The beginning point is that there was an absolute explosion of IPOs around the mid-late 1990’s.

Volume peaked in 1996 with 677 initial public offerings. Interestingly enough, even though the dot-com bubble is generally assumed to span from 1995 to about 2001, the volume of IPOs here trails off after 1996, and by 2000, it wasn’t much higher than in the mid-late 80’s.

But if you look closer, the aggregate value of these internet IPOs didn’t peak later, until 1999 and 2000.

So what we see here is essentially the bubble — even though fewer companies were actually going public at the end of the 90’s, they were raking in way more cash than ever before.

Where were these IPOs happening?

The lion’s share of these IPOs were obviously technology companies. Nasdaq was only founded in 1971, but boy did it ramp up quickly — already by 1983 it was bringing companies public at a volume 40x that of the NYSE. Yet, on the way towards the internet era, Nasdaq was losing share to the NYSE, and fast. The dot-com boom seems to have reversed that trend temporarily.

The share differential returned to almost pre-90’s levels around 1999/2000, but then continued its steady decline, until the Nasdaq was temporarily overtaken by the NYSE around 2010 two separate times. Over the past few years though, the Nasdaq appears to have re-asserted its dominance.

This trend has a lot less to do with the NYSE improving and much more to do with a weaker technology market than in the past. The following graph shows the number of Nasdaq IPOs over time, and the drop is absolutely staggering. NYSE hasn’t been getting better — Nasdaq has just been getting much, much worse.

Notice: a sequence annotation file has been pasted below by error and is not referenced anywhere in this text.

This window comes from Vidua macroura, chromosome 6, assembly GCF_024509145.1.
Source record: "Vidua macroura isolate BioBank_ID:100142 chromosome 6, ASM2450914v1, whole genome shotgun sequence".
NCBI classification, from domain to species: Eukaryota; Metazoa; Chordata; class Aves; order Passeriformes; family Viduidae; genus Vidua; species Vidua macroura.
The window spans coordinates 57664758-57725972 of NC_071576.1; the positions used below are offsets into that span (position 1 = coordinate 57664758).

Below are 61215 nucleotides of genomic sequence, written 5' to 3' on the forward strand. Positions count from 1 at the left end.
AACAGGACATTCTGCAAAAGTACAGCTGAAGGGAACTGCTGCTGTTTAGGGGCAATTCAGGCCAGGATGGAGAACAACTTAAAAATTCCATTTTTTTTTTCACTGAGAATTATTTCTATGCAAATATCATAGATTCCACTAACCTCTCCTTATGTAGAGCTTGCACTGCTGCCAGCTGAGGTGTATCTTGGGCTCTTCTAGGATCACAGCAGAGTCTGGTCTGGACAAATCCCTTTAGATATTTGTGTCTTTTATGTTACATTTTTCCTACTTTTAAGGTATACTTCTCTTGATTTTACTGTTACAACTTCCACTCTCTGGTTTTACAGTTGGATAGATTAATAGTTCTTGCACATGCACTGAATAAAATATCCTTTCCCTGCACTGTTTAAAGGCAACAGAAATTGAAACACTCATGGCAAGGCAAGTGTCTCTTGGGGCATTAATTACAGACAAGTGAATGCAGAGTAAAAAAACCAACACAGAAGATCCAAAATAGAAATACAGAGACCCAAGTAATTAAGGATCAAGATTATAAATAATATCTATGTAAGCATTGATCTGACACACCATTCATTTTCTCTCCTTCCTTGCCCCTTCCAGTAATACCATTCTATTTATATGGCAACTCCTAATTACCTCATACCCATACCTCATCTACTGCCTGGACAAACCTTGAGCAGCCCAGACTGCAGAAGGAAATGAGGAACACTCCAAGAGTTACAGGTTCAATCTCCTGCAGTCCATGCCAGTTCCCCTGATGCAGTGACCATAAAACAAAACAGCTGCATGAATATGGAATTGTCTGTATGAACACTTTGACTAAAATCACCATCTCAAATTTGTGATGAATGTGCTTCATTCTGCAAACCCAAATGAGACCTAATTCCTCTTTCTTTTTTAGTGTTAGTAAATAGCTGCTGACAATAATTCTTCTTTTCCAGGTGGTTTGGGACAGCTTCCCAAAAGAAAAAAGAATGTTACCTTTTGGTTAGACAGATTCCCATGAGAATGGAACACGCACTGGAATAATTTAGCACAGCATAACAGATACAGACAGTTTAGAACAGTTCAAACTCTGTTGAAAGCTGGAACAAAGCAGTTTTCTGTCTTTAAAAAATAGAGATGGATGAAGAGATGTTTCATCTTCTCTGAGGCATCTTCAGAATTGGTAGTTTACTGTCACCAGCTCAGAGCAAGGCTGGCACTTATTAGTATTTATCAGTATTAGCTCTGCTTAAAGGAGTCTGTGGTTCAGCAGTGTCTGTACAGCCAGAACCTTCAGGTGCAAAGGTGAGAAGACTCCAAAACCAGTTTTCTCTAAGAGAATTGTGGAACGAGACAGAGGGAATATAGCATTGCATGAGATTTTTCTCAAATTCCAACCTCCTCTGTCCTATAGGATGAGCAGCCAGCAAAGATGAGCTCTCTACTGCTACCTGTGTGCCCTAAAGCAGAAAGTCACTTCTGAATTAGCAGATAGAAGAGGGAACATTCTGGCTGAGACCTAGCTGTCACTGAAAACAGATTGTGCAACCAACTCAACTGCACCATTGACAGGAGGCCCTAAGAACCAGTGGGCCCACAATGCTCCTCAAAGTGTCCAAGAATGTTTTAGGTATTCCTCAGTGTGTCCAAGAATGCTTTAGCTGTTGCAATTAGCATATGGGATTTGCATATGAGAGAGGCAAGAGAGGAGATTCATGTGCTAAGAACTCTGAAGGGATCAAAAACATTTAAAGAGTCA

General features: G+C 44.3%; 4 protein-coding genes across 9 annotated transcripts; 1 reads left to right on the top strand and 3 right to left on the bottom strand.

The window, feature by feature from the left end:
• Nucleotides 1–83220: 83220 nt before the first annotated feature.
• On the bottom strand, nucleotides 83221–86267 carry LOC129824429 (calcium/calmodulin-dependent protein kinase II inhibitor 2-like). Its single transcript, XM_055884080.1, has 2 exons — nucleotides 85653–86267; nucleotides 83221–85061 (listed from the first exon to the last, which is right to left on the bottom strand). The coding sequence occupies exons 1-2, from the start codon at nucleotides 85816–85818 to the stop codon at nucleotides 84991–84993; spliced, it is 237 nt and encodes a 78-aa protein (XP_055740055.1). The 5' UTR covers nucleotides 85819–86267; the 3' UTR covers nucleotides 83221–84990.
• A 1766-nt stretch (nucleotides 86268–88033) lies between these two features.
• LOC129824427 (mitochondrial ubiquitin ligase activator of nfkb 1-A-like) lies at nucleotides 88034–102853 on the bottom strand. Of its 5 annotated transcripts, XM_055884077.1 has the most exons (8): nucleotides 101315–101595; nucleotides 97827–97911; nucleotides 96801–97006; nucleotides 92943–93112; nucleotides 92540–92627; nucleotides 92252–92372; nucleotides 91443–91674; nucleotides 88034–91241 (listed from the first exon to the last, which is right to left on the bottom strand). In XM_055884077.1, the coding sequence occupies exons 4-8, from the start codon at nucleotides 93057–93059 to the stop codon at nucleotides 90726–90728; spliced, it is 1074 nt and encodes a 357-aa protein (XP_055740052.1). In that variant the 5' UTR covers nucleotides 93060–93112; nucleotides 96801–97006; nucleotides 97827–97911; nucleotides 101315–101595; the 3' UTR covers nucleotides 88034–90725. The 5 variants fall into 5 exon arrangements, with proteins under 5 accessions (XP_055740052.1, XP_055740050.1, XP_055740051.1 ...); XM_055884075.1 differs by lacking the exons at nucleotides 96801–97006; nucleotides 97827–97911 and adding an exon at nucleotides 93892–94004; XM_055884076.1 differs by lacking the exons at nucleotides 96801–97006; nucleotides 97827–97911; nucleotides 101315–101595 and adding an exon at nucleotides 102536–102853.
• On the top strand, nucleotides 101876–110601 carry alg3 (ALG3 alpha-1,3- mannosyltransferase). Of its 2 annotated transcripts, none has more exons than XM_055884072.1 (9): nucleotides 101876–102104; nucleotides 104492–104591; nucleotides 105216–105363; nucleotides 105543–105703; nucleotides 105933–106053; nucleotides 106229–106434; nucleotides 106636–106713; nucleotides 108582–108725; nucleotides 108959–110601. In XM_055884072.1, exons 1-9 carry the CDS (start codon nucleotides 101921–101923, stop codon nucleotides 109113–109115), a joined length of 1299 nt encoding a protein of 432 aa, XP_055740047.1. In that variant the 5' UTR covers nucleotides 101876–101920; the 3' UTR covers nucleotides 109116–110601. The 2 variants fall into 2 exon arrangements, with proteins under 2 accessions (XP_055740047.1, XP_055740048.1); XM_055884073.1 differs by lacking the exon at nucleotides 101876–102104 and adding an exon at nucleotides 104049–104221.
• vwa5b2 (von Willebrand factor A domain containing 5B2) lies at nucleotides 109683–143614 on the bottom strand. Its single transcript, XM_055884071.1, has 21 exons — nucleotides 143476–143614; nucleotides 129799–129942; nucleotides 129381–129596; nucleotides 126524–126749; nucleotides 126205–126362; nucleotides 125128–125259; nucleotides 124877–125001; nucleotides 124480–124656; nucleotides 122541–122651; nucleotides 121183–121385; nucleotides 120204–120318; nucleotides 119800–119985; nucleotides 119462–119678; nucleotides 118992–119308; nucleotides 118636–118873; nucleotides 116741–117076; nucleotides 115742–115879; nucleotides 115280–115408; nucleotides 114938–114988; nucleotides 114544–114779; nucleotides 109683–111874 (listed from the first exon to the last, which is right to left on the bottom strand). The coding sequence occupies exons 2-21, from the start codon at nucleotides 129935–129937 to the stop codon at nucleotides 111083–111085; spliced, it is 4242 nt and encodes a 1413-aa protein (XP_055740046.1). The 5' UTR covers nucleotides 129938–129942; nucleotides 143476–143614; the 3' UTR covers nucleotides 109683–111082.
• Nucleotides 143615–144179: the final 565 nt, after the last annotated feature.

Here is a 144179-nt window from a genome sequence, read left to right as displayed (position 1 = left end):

This is really an incredible, incredible shift — Nasdaq IPOs skyrocket across the entire decade of the 90’s and then come absolutely crashing down when the bubble burst. What a ride.

But what was the fundamental change? What was it about internet companies that drove the most IPOs in market history?

Simple: profitability.

As Lewis describes in The New New Thing, the traditional road to an IPO involved business plans, American executives, and initial profitability. The internet era laughed at these things.

If we take a look at the percentage of companies that went public in a given year that were profitable, the trend should not surprise us at all.

By the peak of the dot-com boom, barely 15% of companies that went public were profitable. That’s down from 91% in 1980.

The internet era created this core shift in public perception — what mattered was the distant future, and not the near one. It was now worth investing in companies even without a Discounted Cash Flow Analysis and valuations to make you feel comfortable; the public was betting on what was going to happen down the road, not what the present reasonably predicted. But statistically, this shift happened gradually, starting at 1990 and continuing the entire decade towards its nadir.

And when people bet on the future and totally ignore the present — well, you get

It also shouldn’t be surprising that the peak of VC investment, in terms of share of IPOs by VC backed companies, coincided with this exact trend. The Venture Capitalists were the ones often pushing these companies to go public despite convention (after all, they stood to profit the most). Here are the two stats layered:

The lowest point of profitable companies going public coincides directly with the peak share that VCs have ever had in IPOs. Hm…



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